(Shortform note: Although Marks presents value and growth investing as if they’re mutually exclusive, some investing strategies aim to consolidate them into a single approach. In particular, a strategy known as “growth at a reasonable price,” or GARP, seeks out companies with outsized earnings potential that nonetheless appear undervalued. By investing in these companies, GARP investors purportedly enjoy the consistency of value investing and the exponential returns of growth investing.)

Value Investing and the Efficient Market Hypothesis

Marks admits that value investing requires securities’ prices to occasionally differ from their intrinsic value. But, according to many academic theorists, this market disparity between prices and intrinsic value is rare—or even nonexistent. Many theorists embrace the Efficient Market Hypothesis (EMH), which states that market prices always accurately reflect securities’ intrinsic value because all relevant information about securities is baked into their price. Marks, however, cites discrepancies between market price and value to argue that the EMH is mistaken, making value investing possible.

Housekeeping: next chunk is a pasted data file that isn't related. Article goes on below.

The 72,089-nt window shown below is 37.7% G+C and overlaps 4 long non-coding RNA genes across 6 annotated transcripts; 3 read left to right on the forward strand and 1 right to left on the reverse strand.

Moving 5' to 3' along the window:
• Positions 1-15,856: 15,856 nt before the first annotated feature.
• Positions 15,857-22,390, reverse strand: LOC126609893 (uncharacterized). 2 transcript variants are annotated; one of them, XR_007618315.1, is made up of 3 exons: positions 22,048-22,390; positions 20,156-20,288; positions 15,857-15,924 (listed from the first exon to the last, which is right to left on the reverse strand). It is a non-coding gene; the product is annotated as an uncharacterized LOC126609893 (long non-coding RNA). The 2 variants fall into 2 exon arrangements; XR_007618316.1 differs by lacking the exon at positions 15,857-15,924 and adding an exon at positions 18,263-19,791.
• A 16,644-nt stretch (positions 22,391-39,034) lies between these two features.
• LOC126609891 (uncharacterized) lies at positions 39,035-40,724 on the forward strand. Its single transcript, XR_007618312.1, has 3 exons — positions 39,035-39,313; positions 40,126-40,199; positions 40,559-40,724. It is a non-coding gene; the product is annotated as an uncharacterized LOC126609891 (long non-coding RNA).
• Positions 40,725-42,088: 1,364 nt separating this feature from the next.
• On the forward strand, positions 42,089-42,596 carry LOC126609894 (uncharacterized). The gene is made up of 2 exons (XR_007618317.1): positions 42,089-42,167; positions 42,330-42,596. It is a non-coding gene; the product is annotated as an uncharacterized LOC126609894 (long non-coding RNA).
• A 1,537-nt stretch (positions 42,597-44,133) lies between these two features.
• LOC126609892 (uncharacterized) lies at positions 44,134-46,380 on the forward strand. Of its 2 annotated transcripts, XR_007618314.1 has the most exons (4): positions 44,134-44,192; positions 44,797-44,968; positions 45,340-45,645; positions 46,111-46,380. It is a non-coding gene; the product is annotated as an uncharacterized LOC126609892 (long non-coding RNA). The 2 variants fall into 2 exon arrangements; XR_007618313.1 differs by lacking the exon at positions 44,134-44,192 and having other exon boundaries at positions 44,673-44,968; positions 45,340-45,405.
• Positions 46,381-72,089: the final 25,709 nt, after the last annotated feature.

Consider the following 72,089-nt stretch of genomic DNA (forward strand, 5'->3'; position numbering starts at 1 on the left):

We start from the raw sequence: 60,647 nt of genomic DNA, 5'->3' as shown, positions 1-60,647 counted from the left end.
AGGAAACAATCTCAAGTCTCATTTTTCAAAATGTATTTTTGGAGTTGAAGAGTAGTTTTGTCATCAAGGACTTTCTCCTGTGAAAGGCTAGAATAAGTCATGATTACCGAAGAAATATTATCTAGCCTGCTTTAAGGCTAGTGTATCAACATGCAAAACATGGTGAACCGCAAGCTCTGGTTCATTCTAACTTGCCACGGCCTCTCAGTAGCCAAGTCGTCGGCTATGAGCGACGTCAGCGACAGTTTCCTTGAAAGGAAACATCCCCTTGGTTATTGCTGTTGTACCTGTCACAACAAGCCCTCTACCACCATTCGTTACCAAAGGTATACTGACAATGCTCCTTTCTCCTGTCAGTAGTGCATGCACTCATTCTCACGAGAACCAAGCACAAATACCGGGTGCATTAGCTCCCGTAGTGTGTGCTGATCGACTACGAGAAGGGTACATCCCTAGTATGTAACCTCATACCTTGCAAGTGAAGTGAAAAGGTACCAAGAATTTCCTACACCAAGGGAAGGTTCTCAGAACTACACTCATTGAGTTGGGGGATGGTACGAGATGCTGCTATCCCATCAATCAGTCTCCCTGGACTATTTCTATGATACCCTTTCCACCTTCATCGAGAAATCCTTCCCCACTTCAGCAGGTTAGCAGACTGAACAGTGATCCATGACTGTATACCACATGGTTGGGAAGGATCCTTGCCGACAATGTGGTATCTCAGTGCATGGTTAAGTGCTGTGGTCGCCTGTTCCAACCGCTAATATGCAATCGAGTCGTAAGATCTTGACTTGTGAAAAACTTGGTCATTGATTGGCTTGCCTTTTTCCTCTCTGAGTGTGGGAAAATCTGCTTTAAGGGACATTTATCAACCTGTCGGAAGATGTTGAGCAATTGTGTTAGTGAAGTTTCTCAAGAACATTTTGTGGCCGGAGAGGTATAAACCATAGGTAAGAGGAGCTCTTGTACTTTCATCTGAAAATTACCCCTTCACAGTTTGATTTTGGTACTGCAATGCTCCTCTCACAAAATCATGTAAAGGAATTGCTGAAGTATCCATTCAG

For the clearest discrepancy between market price and value, Marks points to Yahoo’s share price in the 16 months between January 2000 and April 2001. At first, in January of 2000, Yahoo’s share price was $237, whereas 16 months later, its share price was $11. According to Marks, it’s implausible that Yahoo’s intrinsic value dropped by over 95% in that time span—rather, he maintains that the market must have mispriced its stock at least once, meaning the EMH must be false.

(Shortform note: Yahoo’s collapse was the byproduct of the 2000 dot-com bubble bursting, in which technology stocks dropped sharply in value, leaving many internet start-ups financially devastated. Experts explain that, because such a large portion of Yahoo’s revenue stemmed from advertising for these internet companies, its revenue plummeted when these companies no longer had the funds to advertise on Yahoo’s platform.)

Value Investing vs. Growth Investing: Which Is Superior?

———End of Preview———

Like what you just read? Read the rest of the world's best book summary and analysis of The Princeton Language Institute and Abby Marks Beale's "The Most Important Thing" at Shortform.

Here's what you'll find in our full The Most Important Thing summary:

  • Why the best approach to investing is value investing
  • The common mistakes that expose investors to risks
  • How market cycles work and how to use them to find mispriced securities

Katie Doll

Somehow, Katie was able to pull off her childhood dream of creating a career around books after graduating with a degree in English and a concentration in Creative Writing. Her preferred genre of books has changed drastically over the years, from fantasy/dystopian young-adult to moving novels and non-fiction books on the human experience. Katie especially enjoys reading and writing about all things television, good and bad.

Leave a Reply

Your email address will not be published. Required fields are marked *